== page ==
Sunday, November 8, 2009

Book Review: The Heretic's Daughter by Kathleen Kent

The Heretic's DaughterThe blurb:
In 1752, Sarah carrier Chapman, weak with infirmity, writes a letter to her granddaughter, revealing the secret she has closely guarded for six decades. . .

Her story begins more than a year before the Salem witch trials, when nine-year-old Sarah and her family arrive in a New England community already gripped by superstition and fear. As they witness neighbor pitted against neighbor, friend against friend, hysteria escalates - unitl more than two hundred men, women, and children have been swept into prison. Among them is Sarah's mother, Martha Carrier.

In an attempt to protect her children, Martha asks Sarah to commit an act of heresy - a lie that will most surely condemn Martha even as it saves her daughter.

The Heretic's Daughter draws you in to the world of colonial Massachusetts and makes that time come alive.

We learn of the events through the eyes of nine-year-old Sarah Carrier, sixty years after everything has happened. Sarah shares her thoughts and impressions without reservation, drawing our sympathy and curiosity as she describes the closeness that she feels towards her relatives in Billerica when she and her younger sister Hannah are fostered during their family's quarantine. Even as we are aware of Sarah's resentment towards her headstrong and independent mother, we come to respect Martha for her integrity and strength of spirit. Sarah's observations of her father Thomas Carrier and how he commands fear and respect even during the most dangerous times add to the mystery and power of the novel.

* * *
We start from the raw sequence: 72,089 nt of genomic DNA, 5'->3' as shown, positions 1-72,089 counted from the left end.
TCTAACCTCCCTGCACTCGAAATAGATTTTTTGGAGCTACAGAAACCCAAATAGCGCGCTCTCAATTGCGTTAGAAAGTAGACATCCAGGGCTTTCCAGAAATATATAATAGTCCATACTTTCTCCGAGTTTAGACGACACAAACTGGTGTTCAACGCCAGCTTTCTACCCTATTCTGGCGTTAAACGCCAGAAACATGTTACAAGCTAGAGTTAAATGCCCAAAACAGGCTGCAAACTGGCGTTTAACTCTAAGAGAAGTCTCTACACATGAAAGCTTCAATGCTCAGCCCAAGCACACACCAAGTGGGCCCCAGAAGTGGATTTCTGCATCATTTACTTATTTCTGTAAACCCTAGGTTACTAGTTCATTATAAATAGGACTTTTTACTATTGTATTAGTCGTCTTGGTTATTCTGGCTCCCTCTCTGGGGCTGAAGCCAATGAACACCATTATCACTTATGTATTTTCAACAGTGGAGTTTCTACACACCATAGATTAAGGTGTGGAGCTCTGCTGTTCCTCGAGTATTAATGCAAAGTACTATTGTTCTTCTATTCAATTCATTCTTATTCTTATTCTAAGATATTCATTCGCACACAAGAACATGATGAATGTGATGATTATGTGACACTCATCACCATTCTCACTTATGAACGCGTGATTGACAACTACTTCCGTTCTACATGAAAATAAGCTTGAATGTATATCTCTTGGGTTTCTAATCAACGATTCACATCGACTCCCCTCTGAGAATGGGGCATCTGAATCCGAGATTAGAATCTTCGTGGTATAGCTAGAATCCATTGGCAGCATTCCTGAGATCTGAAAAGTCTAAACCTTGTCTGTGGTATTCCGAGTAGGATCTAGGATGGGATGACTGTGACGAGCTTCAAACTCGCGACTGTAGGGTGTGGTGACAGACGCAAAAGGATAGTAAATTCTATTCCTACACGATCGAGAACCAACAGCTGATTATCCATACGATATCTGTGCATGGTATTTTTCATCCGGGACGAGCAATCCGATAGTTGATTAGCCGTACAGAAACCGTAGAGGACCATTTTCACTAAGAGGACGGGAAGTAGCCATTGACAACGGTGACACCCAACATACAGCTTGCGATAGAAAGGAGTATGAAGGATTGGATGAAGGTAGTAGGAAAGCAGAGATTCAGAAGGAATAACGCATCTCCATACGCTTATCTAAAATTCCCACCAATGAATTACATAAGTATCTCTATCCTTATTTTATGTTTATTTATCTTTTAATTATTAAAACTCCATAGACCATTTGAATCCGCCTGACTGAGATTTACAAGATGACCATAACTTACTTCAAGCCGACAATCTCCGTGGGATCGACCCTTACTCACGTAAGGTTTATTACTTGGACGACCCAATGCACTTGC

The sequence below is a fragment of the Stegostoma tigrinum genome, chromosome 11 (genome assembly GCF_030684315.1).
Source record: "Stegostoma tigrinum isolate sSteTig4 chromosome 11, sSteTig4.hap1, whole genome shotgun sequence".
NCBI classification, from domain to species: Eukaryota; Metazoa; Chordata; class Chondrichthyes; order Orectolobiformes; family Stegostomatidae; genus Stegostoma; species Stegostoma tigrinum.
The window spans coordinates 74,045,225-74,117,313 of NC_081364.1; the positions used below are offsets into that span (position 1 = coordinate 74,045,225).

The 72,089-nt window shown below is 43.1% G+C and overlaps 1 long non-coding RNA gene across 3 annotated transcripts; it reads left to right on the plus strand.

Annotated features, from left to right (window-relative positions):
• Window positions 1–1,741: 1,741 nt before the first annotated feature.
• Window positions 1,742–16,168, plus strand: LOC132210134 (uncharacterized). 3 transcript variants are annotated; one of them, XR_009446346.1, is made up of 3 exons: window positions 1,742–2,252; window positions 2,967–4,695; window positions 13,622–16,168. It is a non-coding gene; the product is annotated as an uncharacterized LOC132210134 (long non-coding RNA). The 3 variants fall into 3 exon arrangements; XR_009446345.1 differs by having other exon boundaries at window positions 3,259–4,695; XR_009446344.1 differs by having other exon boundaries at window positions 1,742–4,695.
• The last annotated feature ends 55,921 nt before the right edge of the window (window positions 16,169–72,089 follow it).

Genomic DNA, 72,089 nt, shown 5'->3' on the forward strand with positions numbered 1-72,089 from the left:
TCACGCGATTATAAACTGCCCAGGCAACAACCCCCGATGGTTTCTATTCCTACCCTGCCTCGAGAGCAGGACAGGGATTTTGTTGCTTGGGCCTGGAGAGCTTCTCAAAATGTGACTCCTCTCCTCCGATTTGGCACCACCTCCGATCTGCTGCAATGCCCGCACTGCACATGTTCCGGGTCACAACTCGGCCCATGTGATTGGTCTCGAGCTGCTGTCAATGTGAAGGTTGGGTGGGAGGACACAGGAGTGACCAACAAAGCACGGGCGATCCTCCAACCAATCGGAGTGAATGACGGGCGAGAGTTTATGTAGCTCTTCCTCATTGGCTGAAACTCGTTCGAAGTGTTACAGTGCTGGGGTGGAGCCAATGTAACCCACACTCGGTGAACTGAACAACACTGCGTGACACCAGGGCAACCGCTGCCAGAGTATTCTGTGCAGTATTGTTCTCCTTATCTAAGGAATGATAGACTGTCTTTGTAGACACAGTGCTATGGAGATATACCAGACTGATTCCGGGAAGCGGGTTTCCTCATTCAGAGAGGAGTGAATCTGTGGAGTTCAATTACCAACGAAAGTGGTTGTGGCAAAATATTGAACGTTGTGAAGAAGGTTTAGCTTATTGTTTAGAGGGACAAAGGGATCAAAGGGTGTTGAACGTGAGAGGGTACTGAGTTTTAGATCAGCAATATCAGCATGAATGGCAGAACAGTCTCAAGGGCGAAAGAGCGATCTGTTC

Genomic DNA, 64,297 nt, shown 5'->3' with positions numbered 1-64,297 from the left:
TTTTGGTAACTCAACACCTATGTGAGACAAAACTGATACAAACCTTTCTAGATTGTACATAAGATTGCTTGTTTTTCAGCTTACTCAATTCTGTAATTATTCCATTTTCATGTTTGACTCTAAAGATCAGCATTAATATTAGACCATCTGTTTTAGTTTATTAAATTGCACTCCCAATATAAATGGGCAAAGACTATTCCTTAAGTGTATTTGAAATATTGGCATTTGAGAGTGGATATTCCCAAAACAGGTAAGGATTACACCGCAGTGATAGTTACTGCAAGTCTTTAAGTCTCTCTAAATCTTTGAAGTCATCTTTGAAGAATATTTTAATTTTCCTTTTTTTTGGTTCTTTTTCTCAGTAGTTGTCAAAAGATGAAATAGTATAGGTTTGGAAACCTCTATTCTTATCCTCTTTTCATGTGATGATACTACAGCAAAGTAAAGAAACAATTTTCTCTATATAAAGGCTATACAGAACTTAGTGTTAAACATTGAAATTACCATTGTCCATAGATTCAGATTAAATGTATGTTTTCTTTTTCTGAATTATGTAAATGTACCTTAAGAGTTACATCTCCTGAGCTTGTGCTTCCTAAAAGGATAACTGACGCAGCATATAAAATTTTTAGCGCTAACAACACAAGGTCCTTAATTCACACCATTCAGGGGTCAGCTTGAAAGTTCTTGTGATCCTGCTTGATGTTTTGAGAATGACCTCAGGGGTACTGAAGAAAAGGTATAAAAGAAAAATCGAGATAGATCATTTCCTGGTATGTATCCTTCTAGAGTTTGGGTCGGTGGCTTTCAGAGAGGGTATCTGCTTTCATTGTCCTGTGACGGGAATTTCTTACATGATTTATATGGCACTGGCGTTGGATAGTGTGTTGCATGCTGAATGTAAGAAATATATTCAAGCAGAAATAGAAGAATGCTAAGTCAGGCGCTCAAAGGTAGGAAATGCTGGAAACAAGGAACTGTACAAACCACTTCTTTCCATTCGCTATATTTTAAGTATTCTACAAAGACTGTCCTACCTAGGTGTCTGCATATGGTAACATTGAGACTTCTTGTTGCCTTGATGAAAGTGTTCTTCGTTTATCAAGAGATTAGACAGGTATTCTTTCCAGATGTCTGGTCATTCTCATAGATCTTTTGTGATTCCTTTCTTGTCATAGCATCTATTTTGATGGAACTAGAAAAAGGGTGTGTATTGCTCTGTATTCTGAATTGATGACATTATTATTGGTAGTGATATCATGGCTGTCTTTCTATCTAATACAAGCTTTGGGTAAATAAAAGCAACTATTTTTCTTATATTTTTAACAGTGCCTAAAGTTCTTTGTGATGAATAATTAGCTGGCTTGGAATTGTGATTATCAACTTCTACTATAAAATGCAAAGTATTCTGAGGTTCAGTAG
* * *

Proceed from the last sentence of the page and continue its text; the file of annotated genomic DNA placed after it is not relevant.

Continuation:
Without giving away much of the plot, The Heretic's Daughter takes us to the Salem Witch Trials - the meanness, superstition and hysteria that marked its beginning and the squalor and cruelty in the prisons. Through The Heretic's Daughter, Kathleen Kent shares the stories of her ancestors Martha, Thomas, and Sarah Carrier and their strength and integrity during one of the worst times in American history.

Publisher: Back Bay Books; Reprint edition (October 12, 2009) 368 pages.
Review copy provided by the publisher.

If you'd like to win a copy for yourself, join the contest for The Heretic's Daughter until 11/15.

Thanks so much to Valerie and Hatchette Book Group for the review opportunity!

1 comment:

  1. Thanks for the Link-up! I was hoping to see you at the party :)